Abl kinases are required for invadopodia formation and chemokine-induced invasion.
The Abl tyrosine kinases, Abl and Arg, play a role in the regulation of the actin cytoskeleton by modulating cell-cell adhesion and cell motility. Deregulation of both the actin cytoskeleton and Abl kinases have been implicated in cancers. Abl kinase activity is elevated in a number of metastatic cancers and these kinases are activated downstream of several oncogenic growth factor receptor signaling pathways. However, the role of Abl kinases in regulation of the actin cytoskeleton during tumor progression and invasion remains elusive. Here we identify the Abl kinases as essential regulators of invadopodia assembly and function. We show that Abl kinases are activated downstream of the chemokine receptor, CXCR4, and are required for cancer cell invasion and matrix degradation induced by SDF1α, serum growth factors, and activated Src kinase. Moreover, Abl kinases are readily detected at invadopodia assembly sites and their inhibition prevents the assembly of actin and cortactin into organized invadopodia structures. We show that active Abl kinases form complexes with membrane type-1 matrix metalloproteinase (MT1-MMP), a critical invadopodia component required for matrix degradation. Further, loss of Abl kinase signaling induces internalization of MT1-MMP from the cell surface, promotes its accumulation in the perinuclear compartment and inhibits MT1-MMP tyrosine phosphorylation. Our findings reveal that Abl kinase signaling plays a critical role in invadopodia formation and function, and have far-reaching implications for the treatment of metastatic carcinomas.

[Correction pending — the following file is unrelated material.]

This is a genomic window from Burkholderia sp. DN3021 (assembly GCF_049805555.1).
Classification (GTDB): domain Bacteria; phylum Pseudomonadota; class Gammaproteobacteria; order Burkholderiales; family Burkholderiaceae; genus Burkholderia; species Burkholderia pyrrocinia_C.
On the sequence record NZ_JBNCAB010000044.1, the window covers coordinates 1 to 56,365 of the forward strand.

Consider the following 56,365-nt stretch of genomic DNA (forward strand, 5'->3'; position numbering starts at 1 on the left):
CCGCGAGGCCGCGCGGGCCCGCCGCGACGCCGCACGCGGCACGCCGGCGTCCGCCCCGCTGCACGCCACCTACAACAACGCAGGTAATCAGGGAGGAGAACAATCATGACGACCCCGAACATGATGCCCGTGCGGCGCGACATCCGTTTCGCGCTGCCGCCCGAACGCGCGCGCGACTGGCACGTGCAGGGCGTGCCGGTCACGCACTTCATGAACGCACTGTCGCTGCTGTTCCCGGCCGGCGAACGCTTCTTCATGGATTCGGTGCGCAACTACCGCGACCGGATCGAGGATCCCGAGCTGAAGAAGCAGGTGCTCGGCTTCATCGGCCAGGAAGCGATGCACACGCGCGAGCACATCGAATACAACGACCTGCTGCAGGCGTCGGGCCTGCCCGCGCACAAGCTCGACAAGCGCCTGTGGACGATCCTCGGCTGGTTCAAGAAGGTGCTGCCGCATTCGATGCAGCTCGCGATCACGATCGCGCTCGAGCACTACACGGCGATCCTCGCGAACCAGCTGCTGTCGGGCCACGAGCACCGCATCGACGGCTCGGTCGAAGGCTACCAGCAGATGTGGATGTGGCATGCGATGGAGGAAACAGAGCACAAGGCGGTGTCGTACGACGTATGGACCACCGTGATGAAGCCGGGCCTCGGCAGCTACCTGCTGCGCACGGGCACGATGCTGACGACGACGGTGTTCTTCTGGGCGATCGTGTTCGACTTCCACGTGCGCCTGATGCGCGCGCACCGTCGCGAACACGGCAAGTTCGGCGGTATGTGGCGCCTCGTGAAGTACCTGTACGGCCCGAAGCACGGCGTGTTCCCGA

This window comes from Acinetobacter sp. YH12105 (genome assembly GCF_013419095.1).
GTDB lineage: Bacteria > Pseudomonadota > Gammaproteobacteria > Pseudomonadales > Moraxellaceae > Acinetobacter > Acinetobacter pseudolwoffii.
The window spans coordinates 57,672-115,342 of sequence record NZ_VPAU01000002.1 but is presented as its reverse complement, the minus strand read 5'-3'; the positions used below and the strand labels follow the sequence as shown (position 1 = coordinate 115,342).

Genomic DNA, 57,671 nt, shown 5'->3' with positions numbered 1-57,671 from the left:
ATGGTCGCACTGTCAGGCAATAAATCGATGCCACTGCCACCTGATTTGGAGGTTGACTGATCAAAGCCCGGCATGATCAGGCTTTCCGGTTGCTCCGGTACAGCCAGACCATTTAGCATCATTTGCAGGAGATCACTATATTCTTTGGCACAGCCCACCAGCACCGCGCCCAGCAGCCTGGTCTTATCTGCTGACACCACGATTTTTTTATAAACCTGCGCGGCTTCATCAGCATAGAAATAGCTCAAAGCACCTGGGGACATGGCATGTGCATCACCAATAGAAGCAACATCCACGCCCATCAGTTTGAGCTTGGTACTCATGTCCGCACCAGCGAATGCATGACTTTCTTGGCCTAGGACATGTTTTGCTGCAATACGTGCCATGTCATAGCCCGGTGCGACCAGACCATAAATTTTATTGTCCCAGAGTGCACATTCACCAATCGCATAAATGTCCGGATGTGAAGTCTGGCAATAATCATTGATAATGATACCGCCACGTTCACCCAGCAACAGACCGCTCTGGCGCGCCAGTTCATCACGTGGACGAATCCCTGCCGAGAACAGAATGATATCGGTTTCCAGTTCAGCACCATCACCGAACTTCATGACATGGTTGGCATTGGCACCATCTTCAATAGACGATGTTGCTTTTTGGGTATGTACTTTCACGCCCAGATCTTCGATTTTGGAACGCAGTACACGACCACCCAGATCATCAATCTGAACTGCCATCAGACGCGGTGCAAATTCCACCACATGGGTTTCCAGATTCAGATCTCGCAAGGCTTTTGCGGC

Smith-Pearson, PS; Greuber, EK; Yogalingam, G; Pendergast, AM
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